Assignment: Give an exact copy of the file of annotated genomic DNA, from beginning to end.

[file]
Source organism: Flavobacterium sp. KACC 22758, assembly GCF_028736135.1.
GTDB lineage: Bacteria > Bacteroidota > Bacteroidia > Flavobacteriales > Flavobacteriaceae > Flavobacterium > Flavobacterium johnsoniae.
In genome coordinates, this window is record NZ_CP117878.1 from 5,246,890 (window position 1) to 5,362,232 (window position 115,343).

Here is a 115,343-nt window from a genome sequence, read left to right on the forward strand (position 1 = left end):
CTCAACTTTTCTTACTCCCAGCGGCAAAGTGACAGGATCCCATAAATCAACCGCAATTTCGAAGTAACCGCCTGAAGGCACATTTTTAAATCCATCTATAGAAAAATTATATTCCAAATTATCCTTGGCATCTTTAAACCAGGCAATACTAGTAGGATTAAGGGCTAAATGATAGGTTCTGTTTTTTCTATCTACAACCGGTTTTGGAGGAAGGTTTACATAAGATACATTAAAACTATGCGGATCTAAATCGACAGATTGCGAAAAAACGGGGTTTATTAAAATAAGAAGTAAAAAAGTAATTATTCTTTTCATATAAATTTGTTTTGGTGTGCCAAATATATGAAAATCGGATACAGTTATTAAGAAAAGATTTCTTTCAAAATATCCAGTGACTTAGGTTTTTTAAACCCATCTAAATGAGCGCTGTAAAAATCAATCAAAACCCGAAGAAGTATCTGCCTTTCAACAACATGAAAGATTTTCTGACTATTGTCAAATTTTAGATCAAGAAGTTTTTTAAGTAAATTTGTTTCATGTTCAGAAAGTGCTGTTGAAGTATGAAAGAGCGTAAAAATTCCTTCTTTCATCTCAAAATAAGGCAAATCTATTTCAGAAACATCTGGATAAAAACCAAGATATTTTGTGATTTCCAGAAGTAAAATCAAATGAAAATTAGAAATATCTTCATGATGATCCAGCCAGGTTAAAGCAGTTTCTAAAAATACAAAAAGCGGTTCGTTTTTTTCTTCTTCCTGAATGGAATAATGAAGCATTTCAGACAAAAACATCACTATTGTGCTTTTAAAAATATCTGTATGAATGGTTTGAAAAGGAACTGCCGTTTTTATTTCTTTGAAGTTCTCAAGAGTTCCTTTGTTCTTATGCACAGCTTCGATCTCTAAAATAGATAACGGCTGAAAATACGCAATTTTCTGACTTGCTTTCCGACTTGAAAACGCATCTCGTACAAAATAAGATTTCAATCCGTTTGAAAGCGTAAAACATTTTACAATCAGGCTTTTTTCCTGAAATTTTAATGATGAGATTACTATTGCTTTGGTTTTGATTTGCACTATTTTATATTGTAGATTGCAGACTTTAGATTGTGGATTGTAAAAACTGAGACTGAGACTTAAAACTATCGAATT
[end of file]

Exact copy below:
Source organism: Flavobacterium sp. KACC 22758, assembly GCF_028736135.1.
GTDB lineage: Bacteria > Bacteroidota > Bacteroidia > Flavobacteriales > Flavobacteriaceae > Flavobacterium > Flavobacterium johnsoniae.
In genome coordinates, this window is record NZ_CP117878.1 from 5,246,890 (window position 1) to 5,362,232 (window position 115,343).

Here is a 115,343-nt window from a genome sequence, read left to right on the forward strand (position 1 = left end):
CTCAACTTTTCTTACTCCCAGCGGCAAAGTGACAGGATCCCATAAATCAACCGCAATTTCGAAGTAACCGCCTGAAGGCACATTTTTAAATCCATCTATAGAAAAATTATATTCCAAATTATCCTTGGCATCTTTAAACCAGGCAATACTAGTAGGATTAAGGGCTAAATGATAGGTTCTGTTTTTTCTATCTACAACCGGTTTTGGAGGAAGGTTTACATAAGATACATTAAAACTATGCGGATCTAAATCGACAGATTGCGAAAAAACGGGGTTTATTAAAATAAGAAGTAAAAAAGTAATTATTCTTTTCATATAAATTTGTTTTGGTGTGCCAAATATATGAAAATCGGATACAGTTATTAAGAAAAGATTTCTTTCAAAATATCCAGTGACTTAGGTTTTTTAAACCCATCTAAATGAGCGCTGTAAAAATCAATCAAAACCCGAAGAAGTATCTGCCTTTCAACAACATGAAAGATTTTCTGACTATTGTCAAATTTTAGATCAAGAAGTTTTTTAAGTAAATTTGTTTCATGTTCAGAAAGTGCTGTTGAAGTATGAAAGAGCGTAAAAATTCCTTCTTTCATCTCAAAATAAGGCAAATCTATTTCAGAAACATCTGGATAAAAACCAAGATATTTTGTGATTTCCAGAAGTAAAATCAAATGAAAATTAGAAATATCTTCATGATGATCCAGCCAGGTTAAAGCAGTTTCTAAAAATACAAAAAGCGGTTCGTTTTTTTCTTCTTCCTGAATGGAATAATGAAGCATTTCAGACAAAAACATCACTATTGTGCTTTTAAAAATATCTGTATGAATGGTTTGAAAAGGAACTGCCGTTTTTATTTCTTTGAAGTTCTCAAGAGTTCCTTTGTTCTTATGCACAGCTTCGATCTCTAAAATAGATAACGGCTGAAAATACGCAATTTTCTGACTTGCTTTCCGACTTGAAAACGCATCTCGTACAAAATAAGATTTCAATCCGTTTGAAAGCGTAAAACATTTTACAATCAGGCTTTTTTCCTGAAATTTTAATGATGAGATTACTATTGCTTTGGTTTTGATTTGCACTATTTTATATTGTAGATTGCAGACTTTAGATTGTGGATTGTAAAAACTGAGACTGAGACTTAAAACTATCGAATT